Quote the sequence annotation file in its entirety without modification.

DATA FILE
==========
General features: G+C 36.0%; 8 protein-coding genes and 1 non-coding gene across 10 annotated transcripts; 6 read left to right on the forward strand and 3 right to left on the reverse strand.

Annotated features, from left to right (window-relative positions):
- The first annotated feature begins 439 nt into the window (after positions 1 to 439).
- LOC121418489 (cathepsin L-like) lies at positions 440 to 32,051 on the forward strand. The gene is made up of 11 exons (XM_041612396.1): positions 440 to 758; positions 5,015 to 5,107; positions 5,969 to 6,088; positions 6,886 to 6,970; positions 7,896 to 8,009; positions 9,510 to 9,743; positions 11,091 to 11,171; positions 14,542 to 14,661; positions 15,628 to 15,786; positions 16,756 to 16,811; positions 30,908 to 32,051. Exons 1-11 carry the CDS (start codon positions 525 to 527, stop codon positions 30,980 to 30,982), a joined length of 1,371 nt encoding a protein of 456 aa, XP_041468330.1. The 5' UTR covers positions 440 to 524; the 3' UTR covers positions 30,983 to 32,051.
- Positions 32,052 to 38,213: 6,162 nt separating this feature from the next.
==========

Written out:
General features: G+C 36.0%; 8 protein-coding genes and 1 non-coding gene across 10 annotated transcripts; 6 read left to right on the forward strand and 3 right to left on the reverse strand.

Annotated features, from left to right (window-relative positions):
- The first annotated feature begins 439 nt into the window (after positions 1 to 439).
- LOC121418489 (cathepsin L-like) lies at positions 440 to 32,051 on the forward strand. The gene is made up of 11 exons (XM_041612396.1): positions 440 to 758; positions 5,015 to 5,107; positions 5,969 to 6,088; positions 6,886 to 6,970; positions 7,896 to 8,009; positions 9,510 to 9,743; positions 11,091 to 11,171; positions 14,542 to 14,661; positions 15,628 to 15,786; positions 16,756 to 16,811; positions 30,908 to 32,051. Exons 1-11 carry the CDS (start codon positions 525 to 527, stop codon positions 30,980 to 30,982), a joined length of 1,371 nt encoding a protein of 456 aa, XP_041468330.1. The 5' UTR covers positions 440 to 524; the 3' UTR covers positions 30,983 to 32,051.
- Positions 32,052 to 38,213: 6,162 nt separating this feature from the next.